Bar-coding proposal could stir controversy
Last year, quality managers who were expecting major changes from the Joint Commission on Accreditation of Healthcare Organization’s 2004 National Patient Safety Goals got a bit of a surprise: The goals were largely the same as the previous year’s. This time, however, that won’t be the case.
The 2005 National Patient Safety Goals and Requirements have been released for public review and comment and will be finalized this summer. Two of the new proposed goals include reducing the risk of harm from patient falls and reducing the risk of surgical fires.
But it’s another new goal that might stir up some controversy — the proposal that hospitals develop plans for implementing bar-code systems for patient identification and matching patients to their medications or other treatments by Jan. 1, 2007.
Most organizations have not yet implemented bar-coding systems, and this may be viewed as unduly burdensome, says Kathleen Catalano, director of regulatory compliance at Provider HealthNet Services in Addison, TX.
"People may be asking, Is it really doable by 2007? Will the cost be prohibitive?’" she says. "For those institutions that have never introduced bar-coding, a thorough and credible evaluation must be made of how the facility will move forward to meet this goal." She recommends considering this a performance improvement project. "Go through all of the steps outlined by the Joint Commission for designing a new process, including review of literature and budgets."
Still, it may be that the bar-coding goal will be accepted and eventually implemented by organizations, Catalano says. "I think we’ll have to wait and see about who makes the most noise. It could be this will be viewed as necessary."
Catalano says she expects that the final goals will be very similar to what was proposed.
"I don’t believe there will be major changes in the finalized goals unless the outcry from the field review is really loud about the bar-coding," she says.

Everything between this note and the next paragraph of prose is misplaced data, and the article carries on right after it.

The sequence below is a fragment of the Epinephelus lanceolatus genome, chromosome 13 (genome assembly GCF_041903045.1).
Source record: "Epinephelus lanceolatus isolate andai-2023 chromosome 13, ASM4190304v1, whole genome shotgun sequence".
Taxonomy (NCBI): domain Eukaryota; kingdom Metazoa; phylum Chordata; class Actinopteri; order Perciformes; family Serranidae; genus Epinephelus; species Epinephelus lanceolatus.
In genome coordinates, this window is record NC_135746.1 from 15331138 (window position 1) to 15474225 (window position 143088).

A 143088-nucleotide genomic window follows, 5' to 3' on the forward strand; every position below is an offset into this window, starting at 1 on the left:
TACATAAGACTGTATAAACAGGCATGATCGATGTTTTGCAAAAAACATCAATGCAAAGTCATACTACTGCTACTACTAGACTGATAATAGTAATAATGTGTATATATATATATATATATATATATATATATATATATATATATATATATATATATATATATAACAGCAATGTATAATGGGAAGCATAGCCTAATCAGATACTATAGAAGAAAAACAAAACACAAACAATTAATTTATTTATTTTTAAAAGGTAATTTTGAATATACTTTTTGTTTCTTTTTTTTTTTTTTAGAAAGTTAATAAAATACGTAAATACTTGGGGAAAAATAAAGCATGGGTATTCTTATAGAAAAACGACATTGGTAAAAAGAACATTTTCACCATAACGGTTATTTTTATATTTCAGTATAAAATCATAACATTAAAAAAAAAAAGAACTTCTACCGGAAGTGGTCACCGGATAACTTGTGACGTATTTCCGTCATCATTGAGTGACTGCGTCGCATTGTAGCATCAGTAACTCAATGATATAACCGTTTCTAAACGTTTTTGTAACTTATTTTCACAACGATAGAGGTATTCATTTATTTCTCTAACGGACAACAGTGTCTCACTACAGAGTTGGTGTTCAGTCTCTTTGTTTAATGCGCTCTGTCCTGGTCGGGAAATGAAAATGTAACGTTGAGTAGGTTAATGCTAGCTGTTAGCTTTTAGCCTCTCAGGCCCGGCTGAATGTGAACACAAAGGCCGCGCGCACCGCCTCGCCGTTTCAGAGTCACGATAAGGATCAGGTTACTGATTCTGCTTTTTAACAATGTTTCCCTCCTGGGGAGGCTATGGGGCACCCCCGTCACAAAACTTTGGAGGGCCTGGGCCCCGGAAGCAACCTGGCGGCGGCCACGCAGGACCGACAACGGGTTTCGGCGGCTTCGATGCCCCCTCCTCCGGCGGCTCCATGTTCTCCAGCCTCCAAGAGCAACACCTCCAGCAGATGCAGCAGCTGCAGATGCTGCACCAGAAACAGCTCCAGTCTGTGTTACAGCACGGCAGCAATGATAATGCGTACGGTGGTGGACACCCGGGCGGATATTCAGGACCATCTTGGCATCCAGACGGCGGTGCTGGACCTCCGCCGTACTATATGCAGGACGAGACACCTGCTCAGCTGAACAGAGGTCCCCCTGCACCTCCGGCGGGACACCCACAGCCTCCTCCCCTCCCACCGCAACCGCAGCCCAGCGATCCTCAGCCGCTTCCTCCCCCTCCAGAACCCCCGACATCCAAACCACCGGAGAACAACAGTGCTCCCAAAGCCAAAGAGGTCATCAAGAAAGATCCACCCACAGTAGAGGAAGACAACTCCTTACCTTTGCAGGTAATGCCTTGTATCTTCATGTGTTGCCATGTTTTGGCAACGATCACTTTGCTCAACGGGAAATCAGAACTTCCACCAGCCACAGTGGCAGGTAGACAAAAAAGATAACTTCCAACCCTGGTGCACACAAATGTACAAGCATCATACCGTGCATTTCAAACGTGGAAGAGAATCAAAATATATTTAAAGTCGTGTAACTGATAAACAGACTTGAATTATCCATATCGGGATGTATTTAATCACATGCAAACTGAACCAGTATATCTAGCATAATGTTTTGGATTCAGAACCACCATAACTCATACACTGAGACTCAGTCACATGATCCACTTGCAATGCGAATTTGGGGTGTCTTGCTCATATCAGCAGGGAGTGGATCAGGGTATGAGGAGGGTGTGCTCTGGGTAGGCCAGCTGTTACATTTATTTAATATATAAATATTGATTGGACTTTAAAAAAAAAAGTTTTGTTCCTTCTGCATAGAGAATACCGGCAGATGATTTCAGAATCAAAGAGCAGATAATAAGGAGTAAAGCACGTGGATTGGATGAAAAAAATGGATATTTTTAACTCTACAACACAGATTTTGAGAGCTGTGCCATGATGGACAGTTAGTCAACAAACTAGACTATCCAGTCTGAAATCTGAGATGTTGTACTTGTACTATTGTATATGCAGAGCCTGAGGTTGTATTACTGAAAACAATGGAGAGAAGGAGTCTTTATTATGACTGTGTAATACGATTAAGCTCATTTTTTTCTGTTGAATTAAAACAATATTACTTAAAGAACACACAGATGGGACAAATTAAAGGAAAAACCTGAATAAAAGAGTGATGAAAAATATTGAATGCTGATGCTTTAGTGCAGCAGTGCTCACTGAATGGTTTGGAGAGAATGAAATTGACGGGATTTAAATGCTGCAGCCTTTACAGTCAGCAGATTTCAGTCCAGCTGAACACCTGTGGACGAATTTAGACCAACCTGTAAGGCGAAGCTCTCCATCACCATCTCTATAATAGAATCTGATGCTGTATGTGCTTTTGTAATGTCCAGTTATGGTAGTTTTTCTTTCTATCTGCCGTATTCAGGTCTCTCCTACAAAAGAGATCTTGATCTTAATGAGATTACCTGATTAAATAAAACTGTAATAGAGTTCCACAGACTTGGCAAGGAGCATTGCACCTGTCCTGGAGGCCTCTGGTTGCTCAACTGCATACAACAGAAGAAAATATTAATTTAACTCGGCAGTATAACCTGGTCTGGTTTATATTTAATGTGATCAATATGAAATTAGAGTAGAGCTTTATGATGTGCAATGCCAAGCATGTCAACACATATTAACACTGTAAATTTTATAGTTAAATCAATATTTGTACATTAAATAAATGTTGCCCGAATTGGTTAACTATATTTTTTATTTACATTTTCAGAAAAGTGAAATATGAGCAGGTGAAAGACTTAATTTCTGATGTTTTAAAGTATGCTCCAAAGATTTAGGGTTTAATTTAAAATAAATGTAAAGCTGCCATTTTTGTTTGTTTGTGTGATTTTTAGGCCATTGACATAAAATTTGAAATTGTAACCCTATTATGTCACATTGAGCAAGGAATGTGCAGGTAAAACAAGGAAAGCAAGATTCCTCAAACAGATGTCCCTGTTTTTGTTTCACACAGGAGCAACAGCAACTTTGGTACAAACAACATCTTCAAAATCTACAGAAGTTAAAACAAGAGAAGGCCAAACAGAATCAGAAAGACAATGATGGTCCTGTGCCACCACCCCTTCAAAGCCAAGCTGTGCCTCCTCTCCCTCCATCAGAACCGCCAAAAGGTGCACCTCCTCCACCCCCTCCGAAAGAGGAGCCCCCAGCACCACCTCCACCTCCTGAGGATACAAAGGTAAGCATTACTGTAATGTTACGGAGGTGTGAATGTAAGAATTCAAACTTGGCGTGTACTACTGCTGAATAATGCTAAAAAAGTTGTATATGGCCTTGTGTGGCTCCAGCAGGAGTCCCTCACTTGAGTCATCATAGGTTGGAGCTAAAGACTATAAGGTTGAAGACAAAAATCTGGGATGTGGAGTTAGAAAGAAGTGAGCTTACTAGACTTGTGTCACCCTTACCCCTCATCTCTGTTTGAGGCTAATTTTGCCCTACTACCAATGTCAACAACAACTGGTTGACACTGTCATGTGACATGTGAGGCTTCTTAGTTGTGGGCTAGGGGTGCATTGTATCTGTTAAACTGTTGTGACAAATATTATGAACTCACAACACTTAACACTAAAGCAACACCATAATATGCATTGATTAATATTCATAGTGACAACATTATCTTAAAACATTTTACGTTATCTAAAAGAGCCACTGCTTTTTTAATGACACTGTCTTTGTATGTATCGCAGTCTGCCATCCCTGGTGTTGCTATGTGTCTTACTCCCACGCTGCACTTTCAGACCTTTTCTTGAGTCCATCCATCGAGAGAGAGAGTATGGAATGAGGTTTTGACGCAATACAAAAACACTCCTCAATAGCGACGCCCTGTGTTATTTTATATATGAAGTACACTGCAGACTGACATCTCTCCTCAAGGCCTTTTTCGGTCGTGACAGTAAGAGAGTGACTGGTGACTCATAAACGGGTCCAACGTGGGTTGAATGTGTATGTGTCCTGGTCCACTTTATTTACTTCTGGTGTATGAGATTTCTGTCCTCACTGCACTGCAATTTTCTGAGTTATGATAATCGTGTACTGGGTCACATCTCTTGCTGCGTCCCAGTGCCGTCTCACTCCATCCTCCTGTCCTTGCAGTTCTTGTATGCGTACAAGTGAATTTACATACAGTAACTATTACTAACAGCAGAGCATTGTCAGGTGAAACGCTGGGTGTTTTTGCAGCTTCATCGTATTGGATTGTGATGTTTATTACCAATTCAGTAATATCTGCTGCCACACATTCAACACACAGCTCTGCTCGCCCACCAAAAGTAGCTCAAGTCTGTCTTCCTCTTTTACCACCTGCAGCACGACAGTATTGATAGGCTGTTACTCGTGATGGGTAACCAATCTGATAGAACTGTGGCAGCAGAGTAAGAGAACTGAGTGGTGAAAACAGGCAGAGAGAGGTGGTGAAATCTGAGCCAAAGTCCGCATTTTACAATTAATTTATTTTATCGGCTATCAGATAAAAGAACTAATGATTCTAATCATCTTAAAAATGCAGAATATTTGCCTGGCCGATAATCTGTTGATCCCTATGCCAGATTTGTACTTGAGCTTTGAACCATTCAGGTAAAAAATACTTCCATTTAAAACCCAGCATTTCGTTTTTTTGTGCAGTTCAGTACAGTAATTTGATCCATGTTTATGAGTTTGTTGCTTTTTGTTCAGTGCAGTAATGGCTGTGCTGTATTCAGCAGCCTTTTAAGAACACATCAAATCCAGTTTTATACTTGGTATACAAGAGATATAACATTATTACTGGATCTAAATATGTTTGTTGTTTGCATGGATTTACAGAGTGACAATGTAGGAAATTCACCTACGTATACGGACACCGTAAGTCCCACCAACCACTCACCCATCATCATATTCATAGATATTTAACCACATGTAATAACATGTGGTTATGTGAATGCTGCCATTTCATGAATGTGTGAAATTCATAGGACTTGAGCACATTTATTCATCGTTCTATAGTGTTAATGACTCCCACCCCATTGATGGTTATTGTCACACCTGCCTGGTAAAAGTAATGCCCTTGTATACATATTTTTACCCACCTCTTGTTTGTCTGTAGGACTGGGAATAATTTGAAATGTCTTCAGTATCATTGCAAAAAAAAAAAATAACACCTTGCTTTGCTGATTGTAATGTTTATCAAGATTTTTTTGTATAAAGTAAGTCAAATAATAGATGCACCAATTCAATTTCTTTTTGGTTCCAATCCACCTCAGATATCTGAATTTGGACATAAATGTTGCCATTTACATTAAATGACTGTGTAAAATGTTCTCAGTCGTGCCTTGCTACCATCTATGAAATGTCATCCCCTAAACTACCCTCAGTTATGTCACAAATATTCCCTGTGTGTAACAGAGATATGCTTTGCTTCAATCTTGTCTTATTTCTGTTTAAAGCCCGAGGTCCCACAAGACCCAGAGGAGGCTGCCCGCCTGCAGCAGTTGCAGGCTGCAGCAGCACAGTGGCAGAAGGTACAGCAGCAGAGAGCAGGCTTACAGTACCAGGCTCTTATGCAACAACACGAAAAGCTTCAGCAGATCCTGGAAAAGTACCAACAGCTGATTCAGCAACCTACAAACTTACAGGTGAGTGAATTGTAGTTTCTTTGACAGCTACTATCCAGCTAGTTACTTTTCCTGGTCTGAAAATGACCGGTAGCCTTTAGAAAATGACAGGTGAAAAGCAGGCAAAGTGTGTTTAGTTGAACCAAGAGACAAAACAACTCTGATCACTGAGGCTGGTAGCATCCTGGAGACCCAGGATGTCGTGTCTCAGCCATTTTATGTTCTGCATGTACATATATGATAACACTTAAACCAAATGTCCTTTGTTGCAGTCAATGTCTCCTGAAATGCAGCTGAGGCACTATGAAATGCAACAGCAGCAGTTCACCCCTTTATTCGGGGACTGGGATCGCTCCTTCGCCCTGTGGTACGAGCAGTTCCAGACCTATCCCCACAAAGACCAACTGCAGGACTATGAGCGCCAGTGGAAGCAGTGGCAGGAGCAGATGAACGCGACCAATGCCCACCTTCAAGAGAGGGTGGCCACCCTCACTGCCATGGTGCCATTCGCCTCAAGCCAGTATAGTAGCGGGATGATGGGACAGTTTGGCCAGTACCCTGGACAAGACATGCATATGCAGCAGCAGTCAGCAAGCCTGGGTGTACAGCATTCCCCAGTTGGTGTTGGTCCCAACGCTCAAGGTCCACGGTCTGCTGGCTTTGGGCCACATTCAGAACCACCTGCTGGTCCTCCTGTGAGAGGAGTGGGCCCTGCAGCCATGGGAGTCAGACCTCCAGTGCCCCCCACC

In general, the proposed goals are in line with the number and severity of sentinel events that have occurred in these particular areas, Catalano says. "Most of these patient safety issues have already been evaluated to some degree by many facilities," she adds.
For instance, most facilities have implemented a falls reduction program. "The question on the falls issue is whether or not facilities have the resources for the number of bed alarms and low beds they need, or will they come up with alternative safeguards," Catalano notes.
Reducing the risk of surgical fires may be a bit challenging, due to the requirement of educating staff, licensed independent practitioners, and anesthesiologists/anesthetists. "Most will listen because it’s not just a question of the patient’s safety; it’s the operating crew’s safety as well," she says. "But there are usually some who feel they don’t need the training."
Testing the OR staff for their response to surgical fires easily can be added into the facility’s fire drill plan, Catalano notes. Since the goals are being adopted in the summer, they definitely will become effective Jan. 1, she says.
"This will still leave a little time to put the necessary pieces in place," Catalano adds. "Most of these will require interdepartmental collaboration and a work plan before rollout."
[For more information on complying with the 2005 National Patient Safety Goals, contact:
• Kathleen Catalano, Director of Regulatory Compliance, Provider HealthNet Services, 15851 Dallas Parkway, Suite 925, Addison, TX 75001. Phone: (972) 701-8042, ext. 216. Fax: (972) 385-2445. E-mail: Kathleen.Catalano@phns.com.]